Theatre Review: Bring It On: The Musical
The cast of BRING IT ON: THE MUSICAL. Photo: Joan Marcus.
Bring It On brings its super-peppy ‘cheersperience’ to Broadway
Ah, summertime… The few months were theatrical expectations are lowered/non-existent, because let’s face it: There’s not a lot going on, and what is being produced is so often such a crapshoot (hello, Fringe!), that it’s not nearly worth the energy of sifting through shows with titles like American Midget and Who Murdered Love? to search out that sole diamond in the rough. (We all know that if it’s any good, it’ll be unearthed later for (off-) Broadway fame à la Urinetown or Silence! The Musical).
Bring It On: The Musical, on the other hand, is an easy summer ‘YES!’ — and here’re three reasons why:
- The source material. The 2000 film starring a perky, barely known, barely legal Kirsten Dunst as the white bread cheer captain who, under duress, is transferred to the high school in the ‘hood, is actually pretty darn funny. Penned by former model Jessica Bendinger, Bring It On the film is the most glorious of guilty pleasures, full of bitchy zingers and vapid humor. Jeff Whitty, the Tony Award-winning writer of Avenue Q, repurposes the plot of all five — yes, five! — films: softening the snark and pushing the lessons (teamwork! friendship! honesty!), this well-intentioned musical adaptation is more glittery jazz hands than cutting cat fight. Then again, who doesn’t love a little summer sparkle?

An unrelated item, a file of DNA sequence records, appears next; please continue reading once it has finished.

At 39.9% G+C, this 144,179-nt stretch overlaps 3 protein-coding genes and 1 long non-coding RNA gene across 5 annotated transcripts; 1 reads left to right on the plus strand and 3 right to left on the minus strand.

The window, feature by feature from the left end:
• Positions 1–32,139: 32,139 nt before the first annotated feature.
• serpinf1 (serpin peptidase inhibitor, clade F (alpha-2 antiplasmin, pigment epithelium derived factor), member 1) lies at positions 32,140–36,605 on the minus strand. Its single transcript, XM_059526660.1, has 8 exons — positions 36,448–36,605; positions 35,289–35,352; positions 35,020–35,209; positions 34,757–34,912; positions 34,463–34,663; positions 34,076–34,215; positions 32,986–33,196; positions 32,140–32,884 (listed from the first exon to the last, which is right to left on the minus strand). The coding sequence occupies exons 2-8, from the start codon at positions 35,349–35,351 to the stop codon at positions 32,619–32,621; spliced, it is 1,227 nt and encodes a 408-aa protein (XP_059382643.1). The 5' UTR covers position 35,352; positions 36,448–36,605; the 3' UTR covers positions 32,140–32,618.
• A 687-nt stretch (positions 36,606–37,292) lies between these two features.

- Lin-Manuel Miranda. If you’re going to have a feel-good summer hit, you’ve gotta have a little Lin-Manuel. The In the Heights composer doesn’t disappoint, pairing his signature hip-hop rhythms with savvy, winking rhymes. Sure, it all sounds a little too Heights-like, but his exuberant musical offerings easily best the bland “I Really, Really, Really, Really Wanna Be a Cheerleader” ballads that Tom Kitt (Next to Normal) contributes ad nauseam. (While the playbill doesn’t designate who penned what, it’s pretty clear)
- Flips! Pikes! Basket tosses! Director-choreographer Andy Blankenbuehler (In the Heights) matches Miranda’s propulsive beats with ballsy backflips and bombastic high school swagger. His high-flying acrobatics, assisted by cheer consultant Jessica Colombo, make for jaw-dropping cheer routines that cause you to wonder — and worry — how these crazy-talented guys and gals (many of them award-winning cheerleaders and gymnasts) do it night after night sans safety net. Spidey, take note: this is how you fly.
It has its faults — sparse (re: cheap) touring set; superfluous, forgettable ballads; cliched high school types — but it’s solid touring show that hit its sweet spot on Broadway for a limited summer run. (Oh, wait — it just got extended through January. Shocker!) Snappy and sassy, Bring It On isn’t as deliriously delightful as that most giddy of guilty pleasures (Legally Blonde: The Musical for the win!), but it has a hardworking, likable cast (especially charming: Ryann Redmond as the pudgy parrot mascot, Bridget and Gregory Haney as the divalicious La Cienega); swift direction and clever choreography; and those amazing cheertastic stunts. If you must spend a summer afternoon or evening in a darkened theatre, this is the way to do it: frothy, mindless, and with eye candy to spare, Bring It On is a perfectly enjoyable summer show.